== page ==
Ramblings Of a Steampunk Writer

A blog about writing... occasionally mine. But, mostly just writing.

Personality Disorder & Voice: A Writer's Perspective

Wednesday, December 17, 2014


Since deciding to become a writer I've discovered one of the best parts about being one is that you can be whoever you want to be. Feel like fighting a gang of train robbers in the old west? Done. Want take the fashion world by storm with killer designs while moonlighting as a super hero at night? Done. How about being a a hacker who works like a modern Robin Hood in the digital age? DONE!

I can be all and any of these things through my writing with a little research, time, and effort. Also, notes help.

At the end of the day, however, I'm still Kit with a thousand different facets. Being a writer for me means being more than one person; it means that sometimes I'm the villain, the hero, and the anti-hero. In DnD terms it means being lawful good, good, neutral, evil, chaotic, and sometimes a combination of those. (I like to mix things up.) Being a writer means--sometimes--having a million different interests to interweave into the character you become for a short time period.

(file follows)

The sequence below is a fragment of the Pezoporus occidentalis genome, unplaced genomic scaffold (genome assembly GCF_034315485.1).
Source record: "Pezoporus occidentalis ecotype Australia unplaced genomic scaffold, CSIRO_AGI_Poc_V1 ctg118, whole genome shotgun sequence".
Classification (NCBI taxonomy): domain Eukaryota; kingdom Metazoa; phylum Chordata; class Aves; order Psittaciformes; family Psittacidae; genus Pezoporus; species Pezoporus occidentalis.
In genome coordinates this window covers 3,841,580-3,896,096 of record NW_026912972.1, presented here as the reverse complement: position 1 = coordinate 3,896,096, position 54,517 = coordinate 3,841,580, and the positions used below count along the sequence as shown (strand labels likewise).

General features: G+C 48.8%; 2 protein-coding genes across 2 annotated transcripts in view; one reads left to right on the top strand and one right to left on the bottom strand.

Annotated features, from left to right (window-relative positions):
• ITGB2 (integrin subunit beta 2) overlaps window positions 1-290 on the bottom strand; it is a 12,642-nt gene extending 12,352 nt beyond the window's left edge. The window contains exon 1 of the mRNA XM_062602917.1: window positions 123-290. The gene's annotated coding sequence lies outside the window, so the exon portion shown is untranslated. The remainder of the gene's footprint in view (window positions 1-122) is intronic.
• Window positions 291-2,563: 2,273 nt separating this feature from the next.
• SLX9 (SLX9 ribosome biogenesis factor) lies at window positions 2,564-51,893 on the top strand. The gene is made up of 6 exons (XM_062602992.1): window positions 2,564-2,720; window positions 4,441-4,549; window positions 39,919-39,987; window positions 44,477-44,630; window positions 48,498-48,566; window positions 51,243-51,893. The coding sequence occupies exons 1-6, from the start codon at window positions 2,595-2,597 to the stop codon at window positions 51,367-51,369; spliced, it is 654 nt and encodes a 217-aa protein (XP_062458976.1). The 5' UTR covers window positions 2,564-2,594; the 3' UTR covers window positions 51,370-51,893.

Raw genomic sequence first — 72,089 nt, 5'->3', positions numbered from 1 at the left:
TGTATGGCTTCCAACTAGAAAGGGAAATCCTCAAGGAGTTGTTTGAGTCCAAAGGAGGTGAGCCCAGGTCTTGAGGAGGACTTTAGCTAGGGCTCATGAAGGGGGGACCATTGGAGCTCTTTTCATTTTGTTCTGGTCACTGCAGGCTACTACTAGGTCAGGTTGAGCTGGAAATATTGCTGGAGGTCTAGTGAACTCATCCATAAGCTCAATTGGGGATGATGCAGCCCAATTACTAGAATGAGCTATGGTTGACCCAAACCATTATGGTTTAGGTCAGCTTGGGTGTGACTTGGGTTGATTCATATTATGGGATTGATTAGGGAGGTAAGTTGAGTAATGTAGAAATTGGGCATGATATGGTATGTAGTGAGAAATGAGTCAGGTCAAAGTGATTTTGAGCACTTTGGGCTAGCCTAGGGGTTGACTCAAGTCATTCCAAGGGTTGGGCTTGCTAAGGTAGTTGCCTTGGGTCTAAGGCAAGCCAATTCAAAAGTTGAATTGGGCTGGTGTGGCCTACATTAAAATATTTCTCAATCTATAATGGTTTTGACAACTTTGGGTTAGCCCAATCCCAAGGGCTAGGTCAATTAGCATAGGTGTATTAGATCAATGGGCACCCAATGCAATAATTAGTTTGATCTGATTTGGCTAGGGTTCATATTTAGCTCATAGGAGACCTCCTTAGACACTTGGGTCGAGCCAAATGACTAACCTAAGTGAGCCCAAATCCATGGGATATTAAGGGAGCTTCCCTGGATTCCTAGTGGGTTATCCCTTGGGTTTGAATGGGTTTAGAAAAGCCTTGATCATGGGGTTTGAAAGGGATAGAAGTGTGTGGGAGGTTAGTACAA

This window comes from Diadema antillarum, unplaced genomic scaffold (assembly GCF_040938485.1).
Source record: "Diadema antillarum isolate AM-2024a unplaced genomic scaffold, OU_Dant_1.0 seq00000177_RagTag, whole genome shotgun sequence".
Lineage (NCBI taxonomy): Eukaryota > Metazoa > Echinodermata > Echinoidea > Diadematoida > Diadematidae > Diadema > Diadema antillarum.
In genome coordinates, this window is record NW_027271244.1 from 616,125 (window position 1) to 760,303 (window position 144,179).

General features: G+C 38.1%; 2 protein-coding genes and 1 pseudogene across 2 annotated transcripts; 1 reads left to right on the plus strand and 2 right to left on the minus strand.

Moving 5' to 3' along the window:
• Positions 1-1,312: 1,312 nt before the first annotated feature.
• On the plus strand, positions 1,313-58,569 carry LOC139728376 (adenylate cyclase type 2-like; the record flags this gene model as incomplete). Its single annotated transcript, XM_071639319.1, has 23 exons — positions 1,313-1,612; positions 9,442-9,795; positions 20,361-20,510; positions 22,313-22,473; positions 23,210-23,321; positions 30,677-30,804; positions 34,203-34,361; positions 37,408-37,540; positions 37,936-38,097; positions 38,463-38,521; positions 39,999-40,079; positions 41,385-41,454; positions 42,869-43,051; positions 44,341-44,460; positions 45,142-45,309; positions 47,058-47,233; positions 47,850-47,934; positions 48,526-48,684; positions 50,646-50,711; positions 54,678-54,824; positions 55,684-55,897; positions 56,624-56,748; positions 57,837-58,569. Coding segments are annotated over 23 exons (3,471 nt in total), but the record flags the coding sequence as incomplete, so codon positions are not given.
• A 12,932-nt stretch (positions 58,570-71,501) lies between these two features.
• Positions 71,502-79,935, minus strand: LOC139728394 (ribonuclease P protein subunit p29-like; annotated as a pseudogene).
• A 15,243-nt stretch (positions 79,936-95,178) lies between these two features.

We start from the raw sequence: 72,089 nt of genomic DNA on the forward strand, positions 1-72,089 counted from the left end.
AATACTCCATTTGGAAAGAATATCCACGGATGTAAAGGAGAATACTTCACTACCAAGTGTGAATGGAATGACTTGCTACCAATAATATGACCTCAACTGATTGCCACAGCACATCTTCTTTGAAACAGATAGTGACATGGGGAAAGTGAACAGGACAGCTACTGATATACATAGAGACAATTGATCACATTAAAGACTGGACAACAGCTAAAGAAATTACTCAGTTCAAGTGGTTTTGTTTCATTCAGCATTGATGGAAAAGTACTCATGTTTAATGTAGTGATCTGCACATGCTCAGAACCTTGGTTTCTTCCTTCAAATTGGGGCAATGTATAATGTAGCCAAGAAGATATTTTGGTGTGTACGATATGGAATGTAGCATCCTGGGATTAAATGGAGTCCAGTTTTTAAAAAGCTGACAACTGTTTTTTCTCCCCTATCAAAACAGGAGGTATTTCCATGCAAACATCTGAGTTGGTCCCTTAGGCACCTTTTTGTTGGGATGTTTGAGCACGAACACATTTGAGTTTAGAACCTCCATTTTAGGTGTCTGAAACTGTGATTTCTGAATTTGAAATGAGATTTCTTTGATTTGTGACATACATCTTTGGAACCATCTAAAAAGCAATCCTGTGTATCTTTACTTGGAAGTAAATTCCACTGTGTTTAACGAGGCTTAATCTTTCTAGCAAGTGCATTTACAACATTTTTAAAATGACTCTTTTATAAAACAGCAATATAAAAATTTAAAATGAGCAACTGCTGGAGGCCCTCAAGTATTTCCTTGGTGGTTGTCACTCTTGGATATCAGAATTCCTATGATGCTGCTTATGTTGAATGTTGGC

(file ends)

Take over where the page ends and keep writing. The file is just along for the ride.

But, it's more than that too.

Fahrenheit 451, written by one Ray Bradbury (my favorite writer of all time), was about a dystopian world in which firefighters burned books and mass censorship was the norm. Bradbury's key message through his character Montag was that censorship hurts. Changing something after it's written to suit the needs of society takes away from what it was. To him, it ruined not only books, their message, but the reader as well. And he sought to deliver this message to people through his novel.

While it's true that not every book has a message, or an agenda as some people might refer to it as, it is true that as a writer you can explain your views through your writing--through story and characters that count. This has always been one of my bigger goals as a writer. It makes of the very core of who I am--my identity--as a writer.

I like to tell a story that resonates and helps people see or feel something they might not have before.

As Carlos Fuentes said:


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